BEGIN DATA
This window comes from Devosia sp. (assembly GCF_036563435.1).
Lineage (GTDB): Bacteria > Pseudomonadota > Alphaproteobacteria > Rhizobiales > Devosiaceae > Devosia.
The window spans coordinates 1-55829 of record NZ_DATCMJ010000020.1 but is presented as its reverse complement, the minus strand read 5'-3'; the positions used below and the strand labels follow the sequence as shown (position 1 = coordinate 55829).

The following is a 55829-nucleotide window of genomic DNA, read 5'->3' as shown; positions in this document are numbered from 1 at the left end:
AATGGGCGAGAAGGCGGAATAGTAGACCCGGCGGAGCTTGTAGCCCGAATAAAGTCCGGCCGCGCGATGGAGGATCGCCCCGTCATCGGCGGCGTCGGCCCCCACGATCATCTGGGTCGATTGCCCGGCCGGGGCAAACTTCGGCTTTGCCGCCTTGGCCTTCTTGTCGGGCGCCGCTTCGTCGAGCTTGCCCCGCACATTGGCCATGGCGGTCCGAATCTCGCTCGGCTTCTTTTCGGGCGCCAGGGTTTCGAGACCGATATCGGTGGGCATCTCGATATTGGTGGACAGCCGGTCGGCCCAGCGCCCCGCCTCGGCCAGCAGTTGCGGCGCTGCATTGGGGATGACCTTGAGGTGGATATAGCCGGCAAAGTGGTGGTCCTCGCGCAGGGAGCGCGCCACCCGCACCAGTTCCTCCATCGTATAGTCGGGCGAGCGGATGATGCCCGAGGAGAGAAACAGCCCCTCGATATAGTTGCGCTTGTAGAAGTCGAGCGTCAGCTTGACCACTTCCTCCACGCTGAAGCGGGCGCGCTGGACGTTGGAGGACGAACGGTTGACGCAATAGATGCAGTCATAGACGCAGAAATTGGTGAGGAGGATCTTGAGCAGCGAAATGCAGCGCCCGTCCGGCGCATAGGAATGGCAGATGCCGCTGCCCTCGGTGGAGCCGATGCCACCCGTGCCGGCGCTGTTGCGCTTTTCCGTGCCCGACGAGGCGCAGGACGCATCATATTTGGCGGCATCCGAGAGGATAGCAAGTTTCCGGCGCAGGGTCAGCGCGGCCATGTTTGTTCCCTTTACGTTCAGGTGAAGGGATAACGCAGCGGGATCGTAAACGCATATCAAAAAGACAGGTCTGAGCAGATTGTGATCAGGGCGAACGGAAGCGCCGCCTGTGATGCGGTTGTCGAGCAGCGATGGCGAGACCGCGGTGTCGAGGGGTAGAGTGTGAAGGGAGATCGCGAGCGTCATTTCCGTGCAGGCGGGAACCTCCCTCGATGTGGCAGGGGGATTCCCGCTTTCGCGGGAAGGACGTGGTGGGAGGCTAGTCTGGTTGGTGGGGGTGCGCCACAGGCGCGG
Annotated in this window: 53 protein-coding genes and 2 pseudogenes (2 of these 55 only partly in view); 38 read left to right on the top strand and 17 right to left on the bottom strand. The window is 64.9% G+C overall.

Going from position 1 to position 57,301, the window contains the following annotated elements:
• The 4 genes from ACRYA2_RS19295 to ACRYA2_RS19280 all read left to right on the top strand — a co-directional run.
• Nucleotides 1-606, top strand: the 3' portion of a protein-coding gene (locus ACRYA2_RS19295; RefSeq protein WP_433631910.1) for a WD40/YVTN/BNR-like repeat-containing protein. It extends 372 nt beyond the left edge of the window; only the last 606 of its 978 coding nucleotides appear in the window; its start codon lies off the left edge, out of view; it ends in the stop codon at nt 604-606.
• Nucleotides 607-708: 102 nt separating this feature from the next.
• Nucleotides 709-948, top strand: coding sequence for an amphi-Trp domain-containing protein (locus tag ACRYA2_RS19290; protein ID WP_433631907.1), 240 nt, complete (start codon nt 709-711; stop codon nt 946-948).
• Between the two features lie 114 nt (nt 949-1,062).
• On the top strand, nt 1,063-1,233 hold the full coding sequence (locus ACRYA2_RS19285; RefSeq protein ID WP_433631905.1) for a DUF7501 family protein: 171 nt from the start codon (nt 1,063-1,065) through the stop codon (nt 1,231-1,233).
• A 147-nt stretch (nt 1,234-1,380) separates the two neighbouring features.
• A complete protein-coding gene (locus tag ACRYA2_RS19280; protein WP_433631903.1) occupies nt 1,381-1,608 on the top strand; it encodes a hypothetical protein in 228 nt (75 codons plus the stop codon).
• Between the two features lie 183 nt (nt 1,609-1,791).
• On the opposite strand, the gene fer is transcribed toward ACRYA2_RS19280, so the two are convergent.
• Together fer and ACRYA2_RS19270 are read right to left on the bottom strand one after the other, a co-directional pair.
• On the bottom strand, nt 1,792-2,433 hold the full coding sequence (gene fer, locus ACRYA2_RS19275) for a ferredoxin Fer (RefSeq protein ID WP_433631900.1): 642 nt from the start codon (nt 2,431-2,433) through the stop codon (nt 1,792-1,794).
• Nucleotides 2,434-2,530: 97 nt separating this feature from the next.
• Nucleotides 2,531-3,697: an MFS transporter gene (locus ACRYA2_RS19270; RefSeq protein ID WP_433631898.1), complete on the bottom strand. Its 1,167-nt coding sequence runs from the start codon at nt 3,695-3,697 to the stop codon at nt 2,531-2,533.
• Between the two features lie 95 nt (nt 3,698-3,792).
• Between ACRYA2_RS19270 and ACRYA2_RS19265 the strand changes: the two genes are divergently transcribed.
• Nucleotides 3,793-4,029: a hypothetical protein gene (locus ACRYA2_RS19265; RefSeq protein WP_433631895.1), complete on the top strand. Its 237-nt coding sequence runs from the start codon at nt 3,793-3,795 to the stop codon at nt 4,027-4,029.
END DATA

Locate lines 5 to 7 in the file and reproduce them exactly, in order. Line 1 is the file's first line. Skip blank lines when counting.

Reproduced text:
AATGGGCGAGAAGGCGGAATAGTAGACCCGGCGGAGCTTGTAGCCCGAATAAAGTCCGGCCGCGCGATGGAGGATCGCCCCGTCATCGGCGGCGTCGGCCCCCACGATCATCTGGGTCGATTGCCCGGCCGGGGCAAACTTCGGCTTTGCCGCCTTGGCCTTCTTGTCGGGCGCCGCTTCGTCGAGCTTGCCCCGCACATTGGCCATGGCGGTCCGAATCTCGCTCGGCTTCTTTTCGGGCGCCAGGGTTTCGAGACCGATATCGGTGGGCATCTCGATATTGGTGGACAGCCGGTCGGCCCAGCGCCCCGCCTCGGCCAGCAGTTGCGGCGCTGCATTGGGGATGACCTTGAGGTGGATATAGCCGGCAAAGTGGTGGTCCTCGCGCAGGGAGCGCGCCACCCGCACCAGTTCCTCCATCGTATAGTCGGGCGAGCGGATGATGCCCGAGGAGAGAAACAGCCCCTCGATATAGTTGCGCTTGTAGAAGTCGAGCGTCAGCTTGACCACTTCCTCCACGCTGAAGCGGGCGCGCTGGACGTTGGAGGACGAACGGTTGACGCAATAGATGCAGTCATAGACGCAGAAATTGGTGAGGAGGATCTTGAGCAGCGAAATGCAGCGCCCGTCCGGCGCATAGGAATGGCAGATGCCGCTGCCCTCGGTGGAGCCGATGCCACCCGTGCCGGCGCTGTTGCGCTTTTCCGTGCCCGACGAGGCGCAGGACGCATCATATTTGGCGGCATCCGAGAGGATAGCAAGTTTCCGGCGCAGGGTCAGCGCGGCCATGTTTGTTCCCTTTACGTTCAGGTGAAGGGATAACGCAGCGGGATCGTAAACGCATATCAAAAAGACAGGTCTGAGCAGATTGTGATCAGGGCGAACGGAAGCGCCGCCTGTGATGCGGTTGTCGAGCAGCGATGGCGAGACCGCGGTGTCGAGGGGTAGAGTGTGAAGGGAGATCGCGAGCGTCATTTCCGTGCAGGCGGGAACCTCCCTCGATGTGGCAGGGGGATTCCCGCTTTCGCGGGAAGGACGTGGTGGGAGGCTAGTCTGGTTGGTGGGGGTGCGCCACAGGCGCGG
Annotated in this window: 53 protein-coding genes and 2 pseudogenes (2 of these 55 only partly in view); 38 read left to right on the top strand and 17 right to left on the bottom strand. The window is 64.9% G+C overall.

Going from position 1 to position 57,301, the window contains the following annotated elements: